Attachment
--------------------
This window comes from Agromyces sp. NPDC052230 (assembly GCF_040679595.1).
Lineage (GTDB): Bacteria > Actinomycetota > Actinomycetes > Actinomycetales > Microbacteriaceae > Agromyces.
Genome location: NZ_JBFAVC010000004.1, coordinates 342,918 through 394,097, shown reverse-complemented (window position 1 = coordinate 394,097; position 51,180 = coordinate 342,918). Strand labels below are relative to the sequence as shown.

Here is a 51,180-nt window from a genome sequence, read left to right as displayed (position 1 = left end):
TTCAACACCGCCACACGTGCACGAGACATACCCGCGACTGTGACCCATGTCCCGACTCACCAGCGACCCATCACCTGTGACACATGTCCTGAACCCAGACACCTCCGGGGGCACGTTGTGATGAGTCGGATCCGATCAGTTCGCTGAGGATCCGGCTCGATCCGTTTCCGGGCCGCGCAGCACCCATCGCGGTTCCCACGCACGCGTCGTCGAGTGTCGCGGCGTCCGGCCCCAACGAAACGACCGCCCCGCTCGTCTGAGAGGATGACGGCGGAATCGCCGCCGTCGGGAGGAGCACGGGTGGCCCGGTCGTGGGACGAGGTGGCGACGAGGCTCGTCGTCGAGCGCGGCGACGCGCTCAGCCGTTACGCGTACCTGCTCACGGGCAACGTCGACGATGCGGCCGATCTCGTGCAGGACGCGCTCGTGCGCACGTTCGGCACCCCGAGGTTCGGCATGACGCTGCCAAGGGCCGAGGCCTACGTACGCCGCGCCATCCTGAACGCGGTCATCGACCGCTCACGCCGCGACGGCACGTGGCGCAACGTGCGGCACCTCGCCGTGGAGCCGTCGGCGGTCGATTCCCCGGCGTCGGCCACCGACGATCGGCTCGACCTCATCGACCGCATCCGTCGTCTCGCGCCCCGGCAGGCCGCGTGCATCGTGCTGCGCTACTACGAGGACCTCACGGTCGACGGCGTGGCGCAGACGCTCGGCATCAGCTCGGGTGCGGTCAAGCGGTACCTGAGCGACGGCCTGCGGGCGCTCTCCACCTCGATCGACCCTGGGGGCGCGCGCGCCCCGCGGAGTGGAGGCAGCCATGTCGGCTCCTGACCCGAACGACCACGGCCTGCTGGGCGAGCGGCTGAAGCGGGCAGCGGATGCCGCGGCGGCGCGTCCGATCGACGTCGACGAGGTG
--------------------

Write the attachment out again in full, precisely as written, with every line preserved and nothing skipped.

This window comes from Agromyces sp. NPDC052230 (assembly GCF_040679595.1).
Lineage (GTDB): Bacteria > Actinomycetota > Actinomycetes > Actinomycetales > Microbacteriaceae > Agromyces.
Genome location: NZ_JBFAVC010000004.1, coordinates 342,918 through 394,097, shown reverse-complemented (window position 1 = coordinate 394,097; position 51,180 = coordinate 342,918). Strand labels below are relative to the sequence as shown.

Here is a 51,180-nt window from a genome sequence, read left to right as displayed (position 1 = left end):
TTCAACACCGCCACACGTGCACGAGACATACCCGCGACTGTGACCCATGTCCCGACTCACCAGCGACCCATCACCTGTGACACATGTCCTGAACCCAGACACCTCCGGGGGCACGTTGTGATGAGTCGGATCCGATCAGTTCGCTGAGGATCCGGCTCGATCCGTTTCCGGGCCGCGCAGCACCCATCGCGGTTCCCACGCACGCGTCGTCGAGTGTCGCGGCGTCCGGCCCCAACGAAACGACCGCCCCGCTCGTCTGAGAGGATGACGGCGGAATCGCCGCCGTCGGGAGGAGCACGGGTGGCCCGGTCGTGGGACGAGGTGGCGACGAGGCTCGTCGTCGAGCGCGGCGACGCGCTCAGCCGTTACGCGTACCTGCTCACGGGCAACGTCGACGATGCGGCCGATCTCGTGCAGGACGCGCTCGTGCGCACGTTCGGCACCCCGAGGTTCGGCATGACGCTGCCAAGGGCCGAGGCCTACGTACGCCGCGCCATCCTGAACGCGGTCATCGACCGCTCACGCCGCGACGGCACGTGGCGCAACGTGCGGCACCTCGCCGTGGAGCCGTCGGCGGTCGATTCCCCGGCGTCGGCCACCGACGATCGGCTCGACCTCATCGACCGCATCCGTCGTCTCGCGCCCCGGCAGGCCGCGTGCATCGTGCTGCGCTACTACGAGGACCTCACGGTCGACGGCGTGGCGCAGACGCTCGGCATCAGCTCGGGTGCGGTCAAGCGGTACCTGAGCGACGGCCTGCGGGCGCTCTCCACCTCGATCGACCCTGGGGGCGCGCGCGCCCCGCGGAGTGGAGGCAGCCATGTCGGCTCCTGACCCGAACGACCACGGCCTGCTGGGCGAGCGGCTGAAGCGGGCAGCGGATGCCGCGGCGGCGCGTCCGATCGACGTCGACGAGGTG